Recently I was asked to compile some interesting information about bumblebees, in the genus Bombus, for an informational flyer Master Gardeners could use as a handout at various events like Plantasia (March, 16-20). They are such fascinating little critters I wanted to share some of what I learned.
First of all, Bumblebees are large (about an inch) yellow and black flying insects native to the US. They have 4 wings. The two rear wings are smaller than the front wings and the wings beat at a rate of 130-240 beats per second. There are about 46 varieties of bumblebees in N America and over 250 known varieties worldwide.
Bumblebees are our only native bee that lives in colonies. They prefer to live in cavities like dead trees and abandoned nests. Their favorite nesting site, however, is an abandoned rodent tunnel because it’s warm and already lined with fur. Sounds cozy to me. Their colonies range in number from 50 to 500.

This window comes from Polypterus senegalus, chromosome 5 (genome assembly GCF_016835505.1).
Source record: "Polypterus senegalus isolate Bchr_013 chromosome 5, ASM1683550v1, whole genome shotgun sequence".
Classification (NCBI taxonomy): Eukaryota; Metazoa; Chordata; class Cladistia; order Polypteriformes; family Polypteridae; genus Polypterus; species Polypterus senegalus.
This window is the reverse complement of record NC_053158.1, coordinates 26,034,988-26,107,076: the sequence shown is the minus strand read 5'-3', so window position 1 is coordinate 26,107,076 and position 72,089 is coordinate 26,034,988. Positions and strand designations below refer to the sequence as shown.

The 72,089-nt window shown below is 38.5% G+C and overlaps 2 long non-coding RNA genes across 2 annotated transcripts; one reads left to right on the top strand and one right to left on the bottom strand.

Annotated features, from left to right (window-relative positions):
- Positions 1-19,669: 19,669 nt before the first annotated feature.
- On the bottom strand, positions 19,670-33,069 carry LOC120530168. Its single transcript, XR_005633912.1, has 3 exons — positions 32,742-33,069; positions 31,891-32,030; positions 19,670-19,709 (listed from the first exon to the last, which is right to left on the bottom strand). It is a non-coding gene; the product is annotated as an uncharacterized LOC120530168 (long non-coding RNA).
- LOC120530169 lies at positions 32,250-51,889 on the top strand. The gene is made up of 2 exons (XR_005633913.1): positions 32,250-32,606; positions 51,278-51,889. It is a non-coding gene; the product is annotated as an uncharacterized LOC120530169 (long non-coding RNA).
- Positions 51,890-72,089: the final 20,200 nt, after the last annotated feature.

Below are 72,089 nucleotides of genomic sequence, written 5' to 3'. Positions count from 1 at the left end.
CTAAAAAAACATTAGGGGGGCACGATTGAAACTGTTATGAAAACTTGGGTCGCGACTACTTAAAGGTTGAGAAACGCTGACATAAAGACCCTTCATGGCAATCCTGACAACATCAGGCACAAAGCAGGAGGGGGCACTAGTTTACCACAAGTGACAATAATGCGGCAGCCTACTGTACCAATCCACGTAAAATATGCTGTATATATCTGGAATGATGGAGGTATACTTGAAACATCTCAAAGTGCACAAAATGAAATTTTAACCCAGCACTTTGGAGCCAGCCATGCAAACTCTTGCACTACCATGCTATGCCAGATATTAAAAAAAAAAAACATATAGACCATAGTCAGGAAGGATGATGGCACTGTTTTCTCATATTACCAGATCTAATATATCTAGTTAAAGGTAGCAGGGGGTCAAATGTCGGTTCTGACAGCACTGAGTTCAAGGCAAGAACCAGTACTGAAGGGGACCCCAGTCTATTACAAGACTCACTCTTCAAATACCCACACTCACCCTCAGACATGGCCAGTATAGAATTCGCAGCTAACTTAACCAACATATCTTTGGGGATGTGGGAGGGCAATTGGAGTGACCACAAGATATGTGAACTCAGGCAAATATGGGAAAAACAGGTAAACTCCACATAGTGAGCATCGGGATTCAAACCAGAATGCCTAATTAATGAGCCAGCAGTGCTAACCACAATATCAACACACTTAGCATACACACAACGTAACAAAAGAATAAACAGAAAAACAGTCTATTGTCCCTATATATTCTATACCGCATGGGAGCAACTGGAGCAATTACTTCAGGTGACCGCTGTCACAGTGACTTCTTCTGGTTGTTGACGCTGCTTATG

Bumblebees only live for one year. In the fall new queens are hatched and spend the winter in a protected area then start new colonies in the spring. Because the bumblebees don’t overwinter, they don’t need to store food. The nectar and pollen they gather goes to feed themselves and their young.
As pollinators go bumblers are much more efficient than honeybees. This is due in part to their hairy bodies which spread the pollen more effectively. They also “buzz pollinate” which means they vibrate their bodies as they come in contact with a flower to cause even more pollen distribution. One of the most interesting facts about their pollination is they leave a scent marking on each flower they pollinate. This alerts other bumblers that the flower had been pollinated so go on to another. How efficient!